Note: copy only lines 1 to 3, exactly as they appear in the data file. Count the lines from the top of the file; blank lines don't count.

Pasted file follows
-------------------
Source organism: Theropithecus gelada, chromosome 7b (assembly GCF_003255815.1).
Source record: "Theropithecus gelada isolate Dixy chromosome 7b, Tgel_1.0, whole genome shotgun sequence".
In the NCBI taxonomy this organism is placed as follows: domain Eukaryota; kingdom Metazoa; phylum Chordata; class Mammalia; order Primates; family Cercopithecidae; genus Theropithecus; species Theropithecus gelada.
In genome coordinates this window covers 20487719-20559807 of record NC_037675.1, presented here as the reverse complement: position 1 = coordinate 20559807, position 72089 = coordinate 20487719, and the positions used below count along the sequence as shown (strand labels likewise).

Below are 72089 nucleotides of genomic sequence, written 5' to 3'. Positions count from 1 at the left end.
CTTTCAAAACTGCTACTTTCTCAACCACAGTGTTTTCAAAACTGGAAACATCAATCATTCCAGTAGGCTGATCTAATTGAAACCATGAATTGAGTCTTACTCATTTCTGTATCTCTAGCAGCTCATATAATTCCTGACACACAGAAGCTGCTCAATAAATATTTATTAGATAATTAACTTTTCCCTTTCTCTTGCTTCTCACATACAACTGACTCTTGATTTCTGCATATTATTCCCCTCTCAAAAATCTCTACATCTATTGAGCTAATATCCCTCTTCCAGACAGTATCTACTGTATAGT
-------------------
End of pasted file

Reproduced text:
Source organism: Theropithecus gelada, chromosome 7b (assembly GCF_003255815.1).
Source record: "Theropithecus gelada isolate Dixy chromosome 7b, Tgel_1.0, whole genome shotgun sequence".
In the NCBI taxonomy this organism is placed as follows: domain Eukaryota; kingdom Metazoa; phylum Chordata; class Mammalia; order Primates; family Cercopithecidae; genus Theropithecus; species Theropithecus gelada.